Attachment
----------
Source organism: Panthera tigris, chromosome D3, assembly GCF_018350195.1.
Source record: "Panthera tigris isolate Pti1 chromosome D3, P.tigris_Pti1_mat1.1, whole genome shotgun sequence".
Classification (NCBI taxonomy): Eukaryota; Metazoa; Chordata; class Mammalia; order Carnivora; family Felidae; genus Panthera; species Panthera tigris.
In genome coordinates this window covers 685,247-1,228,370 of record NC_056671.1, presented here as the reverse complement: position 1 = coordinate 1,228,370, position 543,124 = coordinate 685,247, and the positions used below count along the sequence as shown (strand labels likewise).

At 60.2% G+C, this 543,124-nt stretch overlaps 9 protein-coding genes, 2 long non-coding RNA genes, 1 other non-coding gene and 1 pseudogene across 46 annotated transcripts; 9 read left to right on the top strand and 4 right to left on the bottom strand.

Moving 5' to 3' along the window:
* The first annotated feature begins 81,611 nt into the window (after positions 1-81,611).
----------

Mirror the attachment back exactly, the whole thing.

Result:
Source organism: Panthera tigris, chromosome D3, assembly GCF_018350195.1.
Source record: "Panthera tigris isolate Pti1 chromosome D3, P.tigris_Pti1_mat1.1, whole genome shotgun sequence".
Classification (NCBI taxonomy): Eukaryota; Metazoa; Chordata; class Mammalia; order Carnivora; family Felidae; genus Panthera; species Panthera tigris.
In genome coordinates this window covers 685,247-1,228,370 of record NC_056671.1, presented here as the reverse complement: position 1 = coordinate 1,228,370, position 543,124 = coordinate 685,247, and the positions used below count along the sequence as shown (strand labels likewise).

At 60.2% G+C, this 543,124-nt stretch overlaps 9 protein-coding genes, 2 long non-coding RNA genes, 1 other non-coding gene and 1 pseudogene across 46 annotated transcripts; 9 read left to right on the top strand and 4 right to left on the bottom strand.

Moving 5' to 3' along the window:
* The first annotated feature begins 81,611 nt into the window (after positions 1-81,611).